This is a complicated area, but it seems important to note that as the cost of obtaining a carry permit has dropped in Texas, the pool of carriers has become more diverse. “The growth in permit-holding by Asians, blacks, and American Indians,” writes Lott, “was by far the fastest after the minimum training requirements were reduced from 10 hours to four in 2013 . . . reducing the cost of obtaining permits seems to have had its biggest impact on minorities.”
And why wouldn’t it? As progressives routinely insist when the question is of voting or abortion, it is minorities, not rich white men, who are disproportionately affected by legal obstacles that are placed in their way. By reducing its mandatory training from ten to four hours, Texas has ensured both that its carry classes will be less expensive and that those who take them will need to take less time off work. The salutary result: That less “privileged” members of society are able take advantage of their constitutional rights. (One might expect to see a similar result if permitting fees were reduced across the board. New York City charges $429.75 for a carry permit; Idaho charges $20. In which place do we imagine it is easier for the poor to defend themselves?)
Typically, this argument is met with what is little more than a primal scream: “But guns are dangerous and voting is not!” cry the naysayers. For now, I shall leave aside the obvious rejoinder, which is that this argument rests upon the presumption that the poor and the brown must be kept away from guns in the name of “public safety,” and I will instead point out that anybody who is worried about concealed carriers needs his ruddy head looked at. As Lott drily confirms, “concealed carry permit holders” are not only more law-abiding than the population at large, they “are even more law-abiding than police.” “Among police” in general, the FBI records, “firearms violations occur at a rate of 16.5 per 100,000 officers,” whereas “among permit holders in Florida and Texas, the rate is only 2.4 per 100,000” (and many of these “violations” are as innocuous as the permit holder’s forgetting to carry his permit on his person). This trend is borne out elsewhere.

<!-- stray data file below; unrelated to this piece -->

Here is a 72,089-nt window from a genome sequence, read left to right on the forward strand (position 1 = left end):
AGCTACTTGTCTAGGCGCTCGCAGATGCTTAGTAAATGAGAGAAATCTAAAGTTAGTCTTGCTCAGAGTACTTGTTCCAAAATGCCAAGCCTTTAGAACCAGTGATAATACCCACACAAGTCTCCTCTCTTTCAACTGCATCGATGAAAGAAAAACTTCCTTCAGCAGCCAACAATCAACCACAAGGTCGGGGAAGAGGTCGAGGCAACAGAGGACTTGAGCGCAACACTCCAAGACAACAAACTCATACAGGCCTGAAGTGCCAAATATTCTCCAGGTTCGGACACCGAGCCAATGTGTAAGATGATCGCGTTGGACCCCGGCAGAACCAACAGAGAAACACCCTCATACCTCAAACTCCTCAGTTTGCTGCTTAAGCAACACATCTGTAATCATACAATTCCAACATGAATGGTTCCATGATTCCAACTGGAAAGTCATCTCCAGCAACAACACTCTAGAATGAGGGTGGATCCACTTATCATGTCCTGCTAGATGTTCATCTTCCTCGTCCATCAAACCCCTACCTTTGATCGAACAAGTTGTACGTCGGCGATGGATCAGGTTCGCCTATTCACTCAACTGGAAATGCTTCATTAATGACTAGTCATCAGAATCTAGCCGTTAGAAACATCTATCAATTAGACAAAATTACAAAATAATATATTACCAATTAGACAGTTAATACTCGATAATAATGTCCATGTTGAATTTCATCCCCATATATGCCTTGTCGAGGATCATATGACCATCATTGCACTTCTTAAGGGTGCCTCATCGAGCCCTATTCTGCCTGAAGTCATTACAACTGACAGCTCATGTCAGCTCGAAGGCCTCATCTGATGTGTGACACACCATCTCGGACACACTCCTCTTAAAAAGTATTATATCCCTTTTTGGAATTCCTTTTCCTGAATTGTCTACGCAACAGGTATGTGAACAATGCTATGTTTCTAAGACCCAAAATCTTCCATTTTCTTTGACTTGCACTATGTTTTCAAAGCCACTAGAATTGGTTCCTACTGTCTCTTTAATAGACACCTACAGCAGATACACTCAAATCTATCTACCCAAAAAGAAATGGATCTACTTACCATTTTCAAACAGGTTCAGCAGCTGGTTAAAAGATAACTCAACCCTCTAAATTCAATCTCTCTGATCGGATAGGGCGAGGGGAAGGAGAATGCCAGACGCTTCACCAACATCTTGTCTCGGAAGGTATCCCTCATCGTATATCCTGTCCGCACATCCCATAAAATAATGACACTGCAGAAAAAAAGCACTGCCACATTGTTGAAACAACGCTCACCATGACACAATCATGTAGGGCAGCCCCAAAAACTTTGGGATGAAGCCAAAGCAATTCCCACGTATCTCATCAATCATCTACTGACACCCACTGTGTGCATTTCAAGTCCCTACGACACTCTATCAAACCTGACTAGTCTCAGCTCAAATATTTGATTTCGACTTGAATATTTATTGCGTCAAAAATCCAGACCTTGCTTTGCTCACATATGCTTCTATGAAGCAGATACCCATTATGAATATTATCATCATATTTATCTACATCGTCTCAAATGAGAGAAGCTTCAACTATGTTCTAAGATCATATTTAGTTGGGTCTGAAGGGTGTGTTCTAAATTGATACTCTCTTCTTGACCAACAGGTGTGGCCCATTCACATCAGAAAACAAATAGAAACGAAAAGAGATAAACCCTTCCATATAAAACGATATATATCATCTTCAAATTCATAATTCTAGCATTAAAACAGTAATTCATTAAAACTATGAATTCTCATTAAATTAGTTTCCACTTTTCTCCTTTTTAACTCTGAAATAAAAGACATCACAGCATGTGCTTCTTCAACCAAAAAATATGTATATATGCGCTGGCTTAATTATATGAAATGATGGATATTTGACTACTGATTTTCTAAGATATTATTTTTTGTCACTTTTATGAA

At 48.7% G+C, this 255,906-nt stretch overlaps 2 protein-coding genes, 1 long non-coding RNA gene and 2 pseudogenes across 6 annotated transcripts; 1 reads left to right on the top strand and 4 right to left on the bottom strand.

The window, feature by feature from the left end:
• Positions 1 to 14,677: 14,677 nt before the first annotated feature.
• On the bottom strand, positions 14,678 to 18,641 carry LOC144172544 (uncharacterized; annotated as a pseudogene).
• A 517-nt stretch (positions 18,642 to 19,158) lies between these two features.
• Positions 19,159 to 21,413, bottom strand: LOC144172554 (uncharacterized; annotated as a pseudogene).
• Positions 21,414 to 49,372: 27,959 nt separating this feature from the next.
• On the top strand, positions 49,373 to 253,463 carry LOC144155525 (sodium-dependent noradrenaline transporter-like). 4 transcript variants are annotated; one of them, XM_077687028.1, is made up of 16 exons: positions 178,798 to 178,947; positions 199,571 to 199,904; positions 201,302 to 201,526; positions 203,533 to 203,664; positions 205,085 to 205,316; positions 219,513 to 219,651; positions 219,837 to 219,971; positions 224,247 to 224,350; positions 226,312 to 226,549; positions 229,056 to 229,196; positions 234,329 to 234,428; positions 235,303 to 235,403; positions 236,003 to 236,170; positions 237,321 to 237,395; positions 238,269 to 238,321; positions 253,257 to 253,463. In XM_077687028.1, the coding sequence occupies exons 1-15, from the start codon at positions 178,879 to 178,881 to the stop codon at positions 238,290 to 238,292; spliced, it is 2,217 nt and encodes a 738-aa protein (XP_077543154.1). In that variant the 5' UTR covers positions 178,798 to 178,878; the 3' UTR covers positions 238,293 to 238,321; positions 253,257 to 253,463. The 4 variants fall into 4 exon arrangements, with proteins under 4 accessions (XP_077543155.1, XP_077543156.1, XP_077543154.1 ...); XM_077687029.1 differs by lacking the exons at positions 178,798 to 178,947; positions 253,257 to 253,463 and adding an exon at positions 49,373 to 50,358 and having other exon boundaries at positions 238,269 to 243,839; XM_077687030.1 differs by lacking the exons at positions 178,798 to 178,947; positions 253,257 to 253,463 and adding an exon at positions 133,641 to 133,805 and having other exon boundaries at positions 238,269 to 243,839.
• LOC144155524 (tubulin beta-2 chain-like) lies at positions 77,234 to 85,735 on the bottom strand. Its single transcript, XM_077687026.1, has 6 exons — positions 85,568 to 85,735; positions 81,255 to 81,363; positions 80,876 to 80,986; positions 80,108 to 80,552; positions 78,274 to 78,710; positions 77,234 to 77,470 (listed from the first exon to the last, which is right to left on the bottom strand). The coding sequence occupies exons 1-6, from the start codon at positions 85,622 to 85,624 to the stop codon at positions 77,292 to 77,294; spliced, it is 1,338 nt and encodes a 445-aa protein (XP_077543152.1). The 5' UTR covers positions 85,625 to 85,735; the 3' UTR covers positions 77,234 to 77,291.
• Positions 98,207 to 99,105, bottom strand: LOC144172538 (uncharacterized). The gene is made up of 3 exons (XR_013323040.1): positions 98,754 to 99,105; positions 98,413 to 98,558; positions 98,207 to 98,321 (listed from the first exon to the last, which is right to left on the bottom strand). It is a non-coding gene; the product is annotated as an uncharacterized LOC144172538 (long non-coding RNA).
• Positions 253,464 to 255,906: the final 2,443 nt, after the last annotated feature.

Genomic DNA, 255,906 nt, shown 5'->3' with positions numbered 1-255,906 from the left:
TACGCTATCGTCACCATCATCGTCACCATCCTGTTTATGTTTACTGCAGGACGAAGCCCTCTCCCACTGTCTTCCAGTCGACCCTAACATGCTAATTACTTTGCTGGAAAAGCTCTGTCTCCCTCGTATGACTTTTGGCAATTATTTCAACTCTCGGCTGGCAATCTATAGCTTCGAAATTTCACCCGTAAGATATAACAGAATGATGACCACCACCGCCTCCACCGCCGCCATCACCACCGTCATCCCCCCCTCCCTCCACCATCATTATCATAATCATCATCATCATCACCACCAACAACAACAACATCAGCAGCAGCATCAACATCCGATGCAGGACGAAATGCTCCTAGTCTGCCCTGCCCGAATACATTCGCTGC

At times, watching the American gun debate can feel like attending the call-and-response segment of an especially dreary Anglican church service:
“And on July 1st, Florida will issue forth carry permits.”
“There will be blood in the streets.”
“And there was no blood in the streets.”
“There will be blood in the streets.”
“As it was in the beginning, in the middle, and the end, there was no blood in the streets.”
“Let us change tack: Peaceful as they may be, carriers are all white men.”
“Carriers are not all white men.”
“Twitter hear us: Carriers have small penises.”
#related#At this rate, it will not be too long before the gun-controllers cry that concealed carriers may be impressively diverse, unusually peaceful, and continually growing in number, but they represent a serious problem to be solved because . . . well, because they just do.
Progress, of a sort.
— Charles C. W. Cooke is the editor of National Review Online.
Editor’s Note: This piece originally stated in error that women in several states have been obtaining carry permits at twice the rate of men since 2012. It has been corrected.